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This Is What a Working Woman Looks Like

Lean In and Getty Images partner to create a library devoted to images of 'real women' at work.
sheryl sandberg
Getty, Lean In Partnership

If stock photos were a genuine representation of working women, every office in America would be full of women in boxing gloves hoisting power tools, climbing mountains and ladders in heels, laughing alone with salads, falling asleep on their computers, with eight arms to balance a baby, a cup of coffee, a computer and, of course, an iron. But since that's not true, clearly there's a disconnect between the illustrations commonly used in stories about women and reality.

Recognizing the need for more accurate depictions of empowered women, LeanIn.org partnered with Getty Images to create a library of some 2,500 photos of women in contemporary work and life. "No high heels climbing up a ladder, no women in suits with crying babies, but real images of real women who look like they are actually working, women an girls in strong poses, and fathers being active parents," LeanIn.orgco-founder and Facebook COO Sheryl Sandberg wrote in an email announcing the Feb. 10 launch.

The collection, which will be a resource for marketers, advertisers and media for use in campaigns and communications, features women of all ages, races, and occupations from young black girls in powerful stances to female soldiers to women who you might actually see around your workplace. "You can't be what you can't see, so if women and girls are not seeing images of powerful women and girls who are leaders, then they may not aspire to become that," Jessica Bennett, contributing editor at LeanIn.org told Mashable. Bennett curated the collection along with Getty Images director of visual trends Pamela Grossman.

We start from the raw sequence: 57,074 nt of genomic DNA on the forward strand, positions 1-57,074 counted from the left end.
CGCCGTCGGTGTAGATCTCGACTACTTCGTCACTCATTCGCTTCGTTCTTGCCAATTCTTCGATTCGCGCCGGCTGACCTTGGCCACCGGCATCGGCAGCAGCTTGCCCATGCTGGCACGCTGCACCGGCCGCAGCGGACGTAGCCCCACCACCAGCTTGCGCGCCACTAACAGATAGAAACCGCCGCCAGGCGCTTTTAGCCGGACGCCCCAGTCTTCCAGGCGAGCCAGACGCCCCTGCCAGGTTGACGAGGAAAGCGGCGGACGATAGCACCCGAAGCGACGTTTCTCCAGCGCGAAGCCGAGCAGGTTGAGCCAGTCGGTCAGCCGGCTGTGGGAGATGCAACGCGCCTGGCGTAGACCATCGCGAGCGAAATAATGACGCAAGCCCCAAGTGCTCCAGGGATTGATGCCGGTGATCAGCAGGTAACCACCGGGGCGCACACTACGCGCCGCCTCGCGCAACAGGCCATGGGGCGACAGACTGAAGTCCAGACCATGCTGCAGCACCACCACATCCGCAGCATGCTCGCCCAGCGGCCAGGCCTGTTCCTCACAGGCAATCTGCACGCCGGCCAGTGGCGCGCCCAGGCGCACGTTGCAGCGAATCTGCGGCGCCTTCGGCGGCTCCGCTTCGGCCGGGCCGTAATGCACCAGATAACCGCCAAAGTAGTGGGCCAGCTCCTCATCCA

In addition to the photo library, Getty will donate a portion of the proceeds to create two new photography grants for images showcasing female empowerment. One is a $20,000 creative grant that will be awarded to a team of a photographer or videographer and a creative agency who collaborate with a nonprofit to develop a visual campaign focusing on issues related to LeanIn.org's mission, and the other is a $10,000 editorial photography grant, which will be given to a documentary photographer to fund their coverage of a news story about women and girls. Additional funds will go to LeanIn.org to further their mission of supporting women to achieve their ambitions.

"Changing this imagery is so important in the fight for real equality," Sandberg said. "Here's to an end of women alone with salad!"

To view the full Lean In Collection, visit http://www.gettyimages.com/Creative/Frontdoor/leanin.

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